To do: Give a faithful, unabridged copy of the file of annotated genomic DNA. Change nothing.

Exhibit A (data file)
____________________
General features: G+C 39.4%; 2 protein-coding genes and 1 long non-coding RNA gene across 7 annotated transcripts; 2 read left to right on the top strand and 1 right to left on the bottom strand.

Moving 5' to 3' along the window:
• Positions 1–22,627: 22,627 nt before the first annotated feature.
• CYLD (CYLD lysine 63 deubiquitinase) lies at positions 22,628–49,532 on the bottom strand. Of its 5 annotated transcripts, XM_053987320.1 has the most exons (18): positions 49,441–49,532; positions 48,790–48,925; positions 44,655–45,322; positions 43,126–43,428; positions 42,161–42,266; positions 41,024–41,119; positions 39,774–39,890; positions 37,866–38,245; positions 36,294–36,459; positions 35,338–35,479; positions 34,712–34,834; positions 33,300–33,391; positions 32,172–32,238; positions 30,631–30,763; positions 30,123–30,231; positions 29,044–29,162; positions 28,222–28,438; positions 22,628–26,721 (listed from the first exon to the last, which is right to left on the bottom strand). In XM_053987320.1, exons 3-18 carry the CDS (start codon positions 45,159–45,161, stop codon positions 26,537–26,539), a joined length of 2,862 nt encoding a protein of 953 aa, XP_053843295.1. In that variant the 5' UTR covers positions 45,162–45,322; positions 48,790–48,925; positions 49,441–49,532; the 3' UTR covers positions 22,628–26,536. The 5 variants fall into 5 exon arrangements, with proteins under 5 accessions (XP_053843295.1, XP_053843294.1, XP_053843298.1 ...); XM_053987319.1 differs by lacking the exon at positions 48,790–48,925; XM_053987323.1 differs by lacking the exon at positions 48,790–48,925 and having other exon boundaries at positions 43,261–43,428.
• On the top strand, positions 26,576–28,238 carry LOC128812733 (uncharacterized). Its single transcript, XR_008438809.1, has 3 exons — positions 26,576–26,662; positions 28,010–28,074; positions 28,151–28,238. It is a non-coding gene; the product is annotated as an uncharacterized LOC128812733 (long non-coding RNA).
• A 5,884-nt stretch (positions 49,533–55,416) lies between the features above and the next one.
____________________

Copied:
General features: G+C 39.4%; 2 protein-coding genes and 1 long non-coding RNA gene across 7 annotated transcripts; 2 read left to right on the top strand and 1 right to left on the bottom strand.

Moving 5' to 3' along the window:
• Positions 1–22,627: 22,627 nt before the first annotated feature.
• CYLD (CYLD lysine 63 deubiquitinase) lies at positions 22,628–49,532 on the bottom strand. Of its 5 annotated transcripts, XM_053987320.1 has the most exons (18): positions 49,441–49,532; positions 48,790–48,925; positions 44,655–45,322; positions 43,126–43,428; positions 42,161–42,266; positions 41,024–41,119; positions 39,774–39,890; positions 37,866–38,245; positions 36,294–36,459; positions 35,338–35,479; positions 34,712–34,834; positions 33,300–33,391; positions 32,172–32,238; positions 30,631–30,763; positions 30,123–30,231; positions 29,044–29,162; positions 28,222–28,438; positions 22,628–26,721 (listed from the first exon to the last, which is right to left on the bottom strand). In XM_053987320.1, exons 3-18 carry the CDS (start codon positions 45,159–45,161, stop codon positions 26,537–26,539), a joined length of 2,862 nt encoding a protein of 953 aa, XP_053843295.1. In that variant the 5' UTR covers positions 45,162–45,322; positions 48,790–48,925; positions 49,441–49,532; the 3' UTR covers positions 22,628–26,536. The 5 variants fall into 5 exon arrangements, with proteins under 5 accessions (XP_053843295.1, XP_053843294.1, XP_053843298.1 ...); XM_053987319.1 differs by lacking the exon at positions 48,790–48,925; XM_053987323.1 differs by lacking the exon at positions 48,790–48,925 and having other exon boundaries at positions 43,261–43,428.
• On the top strand, positions 26,576–28,238 carry LOC128812733 (uncharacterized). Its single transcript, XR_008438809.1, has 3 exons — positions 26,576–26,662; positions 28,010–28,074; positions 28,151–28,238. It is a non-coding gene; the product is annotated as an uncharacterized LOC128812733 (long non-coding RNA).
• A 5,884-nt stretch (positions 49,533–55,416) lies between the features above and the next one.